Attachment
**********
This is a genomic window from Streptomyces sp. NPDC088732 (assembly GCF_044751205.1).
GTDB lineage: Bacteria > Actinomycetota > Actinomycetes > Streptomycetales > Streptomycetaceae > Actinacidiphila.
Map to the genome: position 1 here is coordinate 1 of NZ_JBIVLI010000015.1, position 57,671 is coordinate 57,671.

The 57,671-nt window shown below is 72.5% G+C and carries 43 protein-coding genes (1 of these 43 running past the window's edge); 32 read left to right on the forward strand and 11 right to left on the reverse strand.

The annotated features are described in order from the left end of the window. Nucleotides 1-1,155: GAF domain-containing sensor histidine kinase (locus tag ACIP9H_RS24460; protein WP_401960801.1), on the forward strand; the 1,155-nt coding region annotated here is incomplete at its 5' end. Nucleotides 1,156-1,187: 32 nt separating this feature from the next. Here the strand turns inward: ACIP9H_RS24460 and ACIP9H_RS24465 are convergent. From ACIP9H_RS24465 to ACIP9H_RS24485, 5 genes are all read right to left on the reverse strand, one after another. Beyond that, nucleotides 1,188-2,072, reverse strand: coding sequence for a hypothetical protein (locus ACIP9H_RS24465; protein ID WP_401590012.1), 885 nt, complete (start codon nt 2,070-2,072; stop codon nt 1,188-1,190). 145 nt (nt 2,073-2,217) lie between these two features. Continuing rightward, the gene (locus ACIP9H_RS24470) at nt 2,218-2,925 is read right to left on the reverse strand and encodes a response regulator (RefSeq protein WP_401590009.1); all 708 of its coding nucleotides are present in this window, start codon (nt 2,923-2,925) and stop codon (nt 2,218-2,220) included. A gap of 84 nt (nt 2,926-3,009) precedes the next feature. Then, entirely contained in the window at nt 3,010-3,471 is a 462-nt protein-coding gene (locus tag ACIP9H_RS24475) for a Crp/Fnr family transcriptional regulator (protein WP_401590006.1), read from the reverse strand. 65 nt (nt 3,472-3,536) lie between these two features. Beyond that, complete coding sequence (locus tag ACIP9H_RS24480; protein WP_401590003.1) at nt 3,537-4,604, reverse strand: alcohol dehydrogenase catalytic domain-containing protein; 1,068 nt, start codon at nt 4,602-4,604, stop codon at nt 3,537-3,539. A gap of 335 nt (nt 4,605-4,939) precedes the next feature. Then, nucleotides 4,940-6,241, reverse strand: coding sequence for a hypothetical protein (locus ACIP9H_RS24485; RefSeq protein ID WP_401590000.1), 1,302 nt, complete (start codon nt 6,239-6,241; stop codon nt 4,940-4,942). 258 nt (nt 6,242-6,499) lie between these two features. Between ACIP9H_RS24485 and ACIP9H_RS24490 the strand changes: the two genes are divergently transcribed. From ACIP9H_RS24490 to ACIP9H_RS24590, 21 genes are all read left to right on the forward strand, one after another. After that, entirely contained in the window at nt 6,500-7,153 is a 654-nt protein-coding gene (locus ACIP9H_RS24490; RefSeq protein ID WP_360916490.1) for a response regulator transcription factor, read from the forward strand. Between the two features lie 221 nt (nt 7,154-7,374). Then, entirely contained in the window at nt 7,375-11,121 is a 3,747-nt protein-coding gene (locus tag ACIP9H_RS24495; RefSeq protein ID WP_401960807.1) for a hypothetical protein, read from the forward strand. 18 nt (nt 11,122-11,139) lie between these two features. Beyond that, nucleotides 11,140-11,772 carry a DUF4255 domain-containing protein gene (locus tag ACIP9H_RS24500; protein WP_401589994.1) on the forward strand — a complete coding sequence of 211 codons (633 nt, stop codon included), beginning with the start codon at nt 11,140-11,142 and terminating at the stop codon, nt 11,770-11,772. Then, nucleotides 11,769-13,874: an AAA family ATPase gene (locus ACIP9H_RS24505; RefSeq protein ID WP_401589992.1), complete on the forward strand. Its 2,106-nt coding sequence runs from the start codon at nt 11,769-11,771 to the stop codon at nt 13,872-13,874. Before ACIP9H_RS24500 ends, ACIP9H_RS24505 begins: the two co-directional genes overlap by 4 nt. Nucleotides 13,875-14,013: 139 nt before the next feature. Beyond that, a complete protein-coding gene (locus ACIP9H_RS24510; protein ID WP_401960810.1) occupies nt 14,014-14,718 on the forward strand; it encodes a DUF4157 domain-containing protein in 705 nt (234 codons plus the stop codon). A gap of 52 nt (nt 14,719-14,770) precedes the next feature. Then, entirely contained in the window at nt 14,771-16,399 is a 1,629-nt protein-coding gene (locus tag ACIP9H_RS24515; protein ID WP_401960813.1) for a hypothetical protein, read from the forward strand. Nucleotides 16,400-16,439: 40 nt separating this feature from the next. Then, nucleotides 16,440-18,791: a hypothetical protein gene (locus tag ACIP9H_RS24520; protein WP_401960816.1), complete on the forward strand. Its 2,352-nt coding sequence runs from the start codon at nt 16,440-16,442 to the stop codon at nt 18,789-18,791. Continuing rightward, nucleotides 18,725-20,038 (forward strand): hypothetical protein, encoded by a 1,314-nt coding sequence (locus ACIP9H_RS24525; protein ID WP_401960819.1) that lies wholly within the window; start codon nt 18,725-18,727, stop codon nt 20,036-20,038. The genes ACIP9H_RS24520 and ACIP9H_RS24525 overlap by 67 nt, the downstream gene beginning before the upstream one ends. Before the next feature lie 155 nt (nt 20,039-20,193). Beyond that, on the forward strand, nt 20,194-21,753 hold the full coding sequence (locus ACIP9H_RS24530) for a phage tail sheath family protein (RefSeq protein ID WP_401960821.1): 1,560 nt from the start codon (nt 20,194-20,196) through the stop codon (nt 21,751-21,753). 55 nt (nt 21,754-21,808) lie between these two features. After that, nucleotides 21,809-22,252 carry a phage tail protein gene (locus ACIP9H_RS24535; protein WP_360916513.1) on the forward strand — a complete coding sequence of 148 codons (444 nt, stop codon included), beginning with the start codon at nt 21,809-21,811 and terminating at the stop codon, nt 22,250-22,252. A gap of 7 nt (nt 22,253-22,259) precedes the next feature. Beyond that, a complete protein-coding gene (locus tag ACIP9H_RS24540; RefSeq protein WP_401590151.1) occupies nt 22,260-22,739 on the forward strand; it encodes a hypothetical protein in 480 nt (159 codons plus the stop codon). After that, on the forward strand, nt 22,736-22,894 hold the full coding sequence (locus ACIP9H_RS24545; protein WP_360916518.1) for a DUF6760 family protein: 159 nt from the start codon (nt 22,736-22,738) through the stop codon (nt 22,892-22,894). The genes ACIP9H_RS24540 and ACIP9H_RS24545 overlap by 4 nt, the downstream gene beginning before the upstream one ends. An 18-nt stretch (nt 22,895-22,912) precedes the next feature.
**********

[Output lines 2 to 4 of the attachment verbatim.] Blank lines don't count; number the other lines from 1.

GTDB lineage: Bacteria > Actinomycetota > Actinomycetes > Streptomycetales > Streptomycetaceae > Actinacidiphila.
Map to the genome: position 1 here is coordinate 1 of NZ_JBIVLI010000015.1, position 57,671 is coordinate 57,671.

The 57,671-nt window shown below is 72.5% G+C and carries 43 protein-coding genes (1 of these 43 running past the window's edge); 32 read left to right on the forward strand and 11 right to left on the reverse strand.